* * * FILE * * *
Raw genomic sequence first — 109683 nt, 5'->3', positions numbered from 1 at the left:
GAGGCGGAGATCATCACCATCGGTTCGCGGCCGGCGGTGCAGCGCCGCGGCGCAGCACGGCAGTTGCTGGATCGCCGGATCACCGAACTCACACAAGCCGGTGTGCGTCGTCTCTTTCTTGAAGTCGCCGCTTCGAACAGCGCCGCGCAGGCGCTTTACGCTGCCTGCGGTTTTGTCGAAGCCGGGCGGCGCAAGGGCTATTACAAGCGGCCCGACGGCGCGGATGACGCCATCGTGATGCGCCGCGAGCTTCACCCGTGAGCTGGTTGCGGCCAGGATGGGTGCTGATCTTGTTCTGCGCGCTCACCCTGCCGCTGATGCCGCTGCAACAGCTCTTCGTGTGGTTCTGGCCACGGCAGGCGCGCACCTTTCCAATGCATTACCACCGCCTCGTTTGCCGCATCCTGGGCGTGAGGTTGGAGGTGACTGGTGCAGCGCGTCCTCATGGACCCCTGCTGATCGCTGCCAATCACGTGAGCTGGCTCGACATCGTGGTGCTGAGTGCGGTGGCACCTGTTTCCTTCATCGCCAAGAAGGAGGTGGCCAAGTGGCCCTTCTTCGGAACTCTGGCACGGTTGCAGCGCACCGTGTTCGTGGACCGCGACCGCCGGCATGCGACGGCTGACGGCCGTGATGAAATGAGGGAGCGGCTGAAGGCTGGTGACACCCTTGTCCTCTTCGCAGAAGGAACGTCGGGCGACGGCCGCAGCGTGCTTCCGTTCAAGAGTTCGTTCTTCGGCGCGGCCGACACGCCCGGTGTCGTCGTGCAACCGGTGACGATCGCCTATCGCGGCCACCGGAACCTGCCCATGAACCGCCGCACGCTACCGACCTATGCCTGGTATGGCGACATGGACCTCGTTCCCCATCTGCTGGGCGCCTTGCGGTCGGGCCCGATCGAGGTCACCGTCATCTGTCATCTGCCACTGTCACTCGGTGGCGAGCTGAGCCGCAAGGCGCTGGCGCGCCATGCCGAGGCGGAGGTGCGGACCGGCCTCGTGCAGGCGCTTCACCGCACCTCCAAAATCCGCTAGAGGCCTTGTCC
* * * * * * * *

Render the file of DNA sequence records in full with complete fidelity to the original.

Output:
Raw genomic sequence first — 109683 nt, 5'->3', positions numbered from 1 at the left:
GAGGCGGAGATCATCACCATCGGTTCGCGGCCGGCGGTGCAGCGCCGCGGCGCAGCACGGCAGTTGCTGGATCGCCGGATCACCGAACTCACACAAGCCGGTGTGCGTCGTCTCTTTCTTGAAGTCGCCGCTTCGAACAGCGCCGCGCAGGCGCTTTACGCTGCCTGCGGTTTTGTCGAAGCCGGGCGGCGCAAGGGCTATTACAAGCGGCCCGACGGCGCGGATGACGCCATCGTGATGCGCCGCGAGCTTCACCCGTGAGCTGGTTGCGGCCAGGATGGGTGCTGATCTTGTTCTGCGCGCTCACCCTGCCGCTGATGCCGCTGCAACAGCTCTTCGTGTGGTTCTGGCCACGGCAGGCGCGCACCTTTCCAATGCATTACCACCGCCTCGTTTGCCGCATCCTGGGCGTGAGGTTGGAGGTGACTGGTGCAGCGCGTCCTCATGGACCCCTGCTGATCGCTGCCAATCACGTGAGCTGGCTCGACATCGTGGTGCTGAGTGCGGTGGCACCTGTTTCCTTCATCGCCAAGAAGGAGGTGGCCAAGTGGCCCTTCTTCGGAACTCTGGCACGGTTGCAGCGCACCGTGTTCGTGGACCGCGACCGCCGGCATGCGACGGCTGACGGCCGTGATGAAATGAGGGAGCGGCTGAAGGCTGGTGACACCCTTGTCCTCTTCGCAGAAGGAACGTCGGGCGACGGCCGCAGCGTGCTTCCGTTCAAGAGTTCGTTCTTCGGCGCGGCCGACACGCCCGGTGTCGTCGTGCAACCGGTGACGATCGCCTATCGCGGCCACCGGAACCTGCCCATGAACCGCCGCACGCTACCGACCTATGCCTGGTATGGCGACATGGACCTCGTTCCCCATCTGCTGGGCGCCTTGCGGTCGGGCCCGATCGAGGTCACCGTCATCTGTCATCTGCCACTGTCACTCGGTGGCGAGCTGAGCCGCAAGGCGCTGGCGCGCCATGCCGAGGCGGAGGTGCGGACCGGCCTCGTGCAGGCGCTTCACCGCACCTCCAAAATCCGCTAGAGGCCTTGTCC